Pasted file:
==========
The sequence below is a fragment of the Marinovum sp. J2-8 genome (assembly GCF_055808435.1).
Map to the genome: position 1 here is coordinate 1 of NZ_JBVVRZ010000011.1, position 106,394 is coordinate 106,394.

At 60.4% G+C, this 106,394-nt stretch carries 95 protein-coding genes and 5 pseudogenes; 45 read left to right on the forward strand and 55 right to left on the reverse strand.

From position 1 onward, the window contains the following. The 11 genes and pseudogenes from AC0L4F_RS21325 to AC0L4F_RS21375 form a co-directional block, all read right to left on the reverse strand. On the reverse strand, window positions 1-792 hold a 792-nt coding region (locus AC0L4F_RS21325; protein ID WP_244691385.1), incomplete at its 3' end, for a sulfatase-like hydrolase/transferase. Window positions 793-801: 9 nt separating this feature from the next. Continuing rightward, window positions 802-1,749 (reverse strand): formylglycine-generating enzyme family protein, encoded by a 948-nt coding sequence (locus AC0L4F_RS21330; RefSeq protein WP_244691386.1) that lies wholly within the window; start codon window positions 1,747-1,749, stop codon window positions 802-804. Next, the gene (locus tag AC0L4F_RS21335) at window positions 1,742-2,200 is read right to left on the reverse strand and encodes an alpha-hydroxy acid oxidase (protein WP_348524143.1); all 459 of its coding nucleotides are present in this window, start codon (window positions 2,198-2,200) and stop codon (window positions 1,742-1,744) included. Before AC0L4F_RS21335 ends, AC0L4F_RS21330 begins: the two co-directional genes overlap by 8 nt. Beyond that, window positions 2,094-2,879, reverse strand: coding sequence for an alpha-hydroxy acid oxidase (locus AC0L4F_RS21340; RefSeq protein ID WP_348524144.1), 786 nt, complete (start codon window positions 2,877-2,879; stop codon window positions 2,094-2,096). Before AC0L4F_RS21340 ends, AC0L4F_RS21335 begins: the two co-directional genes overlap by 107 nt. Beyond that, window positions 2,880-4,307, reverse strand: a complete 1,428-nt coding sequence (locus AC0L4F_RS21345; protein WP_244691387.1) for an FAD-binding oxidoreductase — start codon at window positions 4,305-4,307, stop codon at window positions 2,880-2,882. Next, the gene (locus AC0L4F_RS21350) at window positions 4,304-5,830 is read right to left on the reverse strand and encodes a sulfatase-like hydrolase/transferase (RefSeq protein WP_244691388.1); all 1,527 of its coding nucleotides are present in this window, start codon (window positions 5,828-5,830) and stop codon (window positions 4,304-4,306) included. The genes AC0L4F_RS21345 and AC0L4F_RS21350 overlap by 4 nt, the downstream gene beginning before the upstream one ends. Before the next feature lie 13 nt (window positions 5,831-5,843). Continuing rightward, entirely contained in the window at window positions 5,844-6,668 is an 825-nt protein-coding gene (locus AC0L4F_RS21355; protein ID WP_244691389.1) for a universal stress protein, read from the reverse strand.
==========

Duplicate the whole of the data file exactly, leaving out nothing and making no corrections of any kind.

The sequence below is a fragment of the Marinovum sp. J2-8 genome (assembly GCF_055808435.1).
Map to the genome: position 1 here is coordinate 1 of NZ_JBVVRZ010000011.1, position 106,394 is coordinate 106,394.

At 60.4% G+C, this 106,394-nt stretch carries 95 protein-coding genes and 5 pseudogenes; 45 read left to right on the forward strand and 55 right to left on the reverse strand.

From position 1 onward, the window contains the following. The 11 genes and pseudogenes from AC0L4F_RS21325 to AC0L4F_RS21375 form a co-directional block, all read right to left on the reverse strand. On the reverse strand, window positions 1-792 hold a 792-nt coding region (locus AC0L4F_RS21325; protein ID WP_244691385.1), incomplete at its 3' end, for a sulfatase-like hydrolase/transferase. Window positions 793-801: 9 nt separating this feature from the next. Continuing rightward, window positions 802-1,749 (reverse strand): formylglycine-generating enzyme family protein, encoded by a 948-nt coding sequence (locus AC0L4F_RS21330; RefSeq protein WP_244691386.1) that lies wholly within the window; start codon window positions 1,747-1,749, stop codon window positions 802-804. Next, the gene (locus tag AC0L4F_RS21335) at window positions 1,742-2,200 is read right to left on the reverse strand and encodes an alpha-hydroxy acid oxidase (protein WP_348524143.1); all 459 of its coding nucleotides are present in this window, start codon (window positions 2,198-2,200) and stop codon (window positions 1,742-1,744) included. Before AC0L4F_RS21335 ends, AC0L4F_RS21330 begins: the two co-directional genes overlap by 8 nt. Beyond that, window positions 2,094-2,879, reverse strand: coding sequence for an alpha-hydroxy acid oxidase (locus AC0L4F_RS21340; RefSeq protein ID WP_348524144.1), 786 nt, complete (start codon window positions 2,877-2,879; stop codon window positions 2,094-2,096). Before AC0L4F_RS21340 ends, AC0L4F_RS21335 begins: the two co-directional genes overlap by 107 nt. Beyond that, window positions 2,880-4,307, reverse strand: a complete 1,428-nt coding sequence (locus AC0L4F_RS21345; protein WP_244691387.1) for an FAD-binding oxidoreductase — start codon at window positions 4,305-4,307, stop codon at window positions 2,880-2,882. Next, the gene (locus AC0L4F_RS21350) at window positions 4,304-5,830 is read right to left on the reverse strand and encodes a sulfatase-like hydrolase/transferase (RefSeq protein WP_244691388.1); all 1,527 of its coding nucleotides are present in this window, start codon (window positions 5,828-5,830) and stop codon (window positions 4,304-4,306) included. The genes AC0L4F_RS21345 and AC0L4F_RS21350 overlap by 4 nt, the downstream gene beginning before the upstream one ends. Before the next feature lie 13 nt (window positions 5,831-5,843). Continuing rightward, entirely contained in the window at window positions 5,844-6,668 is an 825-nt protein-coding gene (locus AC0L4F_RS21355; protein ID WP_244691389.1) for a universal stress protein, read from the reverse strand.